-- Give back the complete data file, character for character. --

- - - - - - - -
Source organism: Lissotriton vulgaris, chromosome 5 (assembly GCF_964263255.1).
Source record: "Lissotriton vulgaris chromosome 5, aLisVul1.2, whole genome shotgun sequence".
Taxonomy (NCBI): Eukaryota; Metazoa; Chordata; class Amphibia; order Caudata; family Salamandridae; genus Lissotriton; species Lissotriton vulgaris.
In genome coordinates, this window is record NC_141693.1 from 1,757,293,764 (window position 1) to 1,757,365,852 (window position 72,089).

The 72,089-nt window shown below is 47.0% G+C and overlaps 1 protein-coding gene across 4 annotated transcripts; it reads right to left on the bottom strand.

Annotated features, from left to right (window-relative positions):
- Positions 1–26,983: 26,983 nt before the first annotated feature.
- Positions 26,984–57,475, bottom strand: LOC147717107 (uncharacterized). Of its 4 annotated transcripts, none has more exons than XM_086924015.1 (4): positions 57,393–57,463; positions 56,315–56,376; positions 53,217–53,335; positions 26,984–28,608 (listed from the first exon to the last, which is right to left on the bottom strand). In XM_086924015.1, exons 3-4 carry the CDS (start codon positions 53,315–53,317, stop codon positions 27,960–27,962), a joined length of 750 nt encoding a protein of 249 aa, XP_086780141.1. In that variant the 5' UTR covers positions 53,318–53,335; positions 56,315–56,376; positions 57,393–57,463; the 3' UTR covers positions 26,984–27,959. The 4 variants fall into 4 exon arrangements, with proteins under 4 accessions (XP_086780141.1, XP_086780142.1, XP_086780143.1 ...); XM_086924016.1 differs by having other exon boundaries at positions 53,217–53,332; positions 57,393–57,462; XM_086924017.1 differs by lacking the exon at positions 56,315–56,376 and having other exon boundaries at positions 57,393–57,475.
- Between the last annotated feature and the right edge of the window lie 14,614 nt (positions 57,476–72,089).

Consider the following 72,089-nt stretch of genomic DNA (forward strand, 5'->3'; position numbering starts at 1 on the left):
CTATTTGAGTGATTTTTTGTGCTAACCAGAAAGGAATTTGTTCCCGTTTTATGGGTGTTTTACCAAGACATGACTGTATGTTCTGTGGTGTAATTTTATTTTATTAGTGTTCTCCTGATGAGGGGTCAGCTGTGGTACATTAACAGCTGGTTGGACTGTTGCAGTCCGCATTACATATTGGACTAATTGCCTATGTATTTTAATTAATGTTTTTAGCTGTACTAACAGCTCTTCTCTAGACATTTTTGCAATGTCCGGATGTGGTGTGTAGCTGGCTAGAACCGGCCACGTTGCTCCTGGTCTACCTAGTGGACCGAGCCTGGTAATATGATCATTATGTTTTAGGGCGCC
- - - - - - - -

Source organism: Lissotriton vulgaris, chromosome 5 (assembly GCF_964263255.1).
Source record: "Lissotriton vulgaris chromosome 5, aLisVul1.2, whole genome shotgun sequence".
Taxonomy (NCBI): Eukaryota; Metazoa; Chordata; class Amphibia; order Caudata; family Salamandridae; genus Lissotriton; species Lissotriton vulgaris.
In genome coordinates, this window is record NC_141693.1 from 1,757,293,764 (window position 1) to 1,757,365,852 (window position 72,089).

The 72,089-nt window shown below is 47.0% G+C and overlaps 1 protein-coding gene across 4 annotated transcripts; it reads right to left on the bottom strand.

Annotated features, from left to right (window-relative positions):
- Positions 1–26,983: 26,983 nt before the first annotated feature.
- Positions 26,984–57,475, bottom strand: LOC147717107 (uncharacterized). Of its 4 annotated transcripts, none has more exons than XM_086924015.1 (4): positions 57,393–57,463; positions 56,315–56,376; positions 53,217–53,335; positions 26,984–28,608 (listed from the first exon to the last, which is right to left on the bottom strand). In XM_086924015.1, exons 3-4 carry the CDS (start codon positions 53,315–53,317, stop codon positions 27,960–27,962), a joined length of 750 nt encoding a protein of 249 aa, XP_086780141.1. In that variant the 5' UTR covers positions 53,318–53,335; positions 56,315–56,376; positions 57,393–57,463; the 3' UTR covers positions 26,984–27,959. The 4 variants fall into 4 exon arrangements, with proteins under 4 accessions (XP_086780141.1, XP_086780142.1, XP_086780143.1 ...); XM_086924016.1 differs by having other exon boundaries at positions 53,217–53,332; positions 57,393–57,462; XM_086924017.1 differs by lacking the exon at positions 56,315–56,376 and having other exon boundaries at positions 57,393–57,475.
- Between the last annotated feature and the right edge of the window lie 14,614 nt (positions 57,476–72,089).

Consider the following 72,089-nt stretch of genomic DNA (forward strand, 5'->3'; position numbering starts at 1 on the left):
CTATTTGAGTGATTTTTTGTGCTAACCAGAAAGGAATTTGTTCCCGTTTTATGGGTGTTTTACCAAGACATGACTGTATGTTCTGTGGTGTAATTTTATTTTATTAGTGTTCTCCTGATGAGGGGTCAGCTGTGGTACATTAACAGCTGGTTGGACTGTTGCAGTCCGCATTACATATTGGACTAATTGCCTATGTATTTTAATTAATGTTTTTAGCTGTACTAACAGCTCTTCTCTAGACATTTTTGCAATGTCCGGATGTGGTGTGTAGCTGGCTAGAACCGGCCACGTTGCTCCTGGTCTACCTAGTGGACCGAGCCTGGTAATATGATCATTATGTTTTAGGGCGCC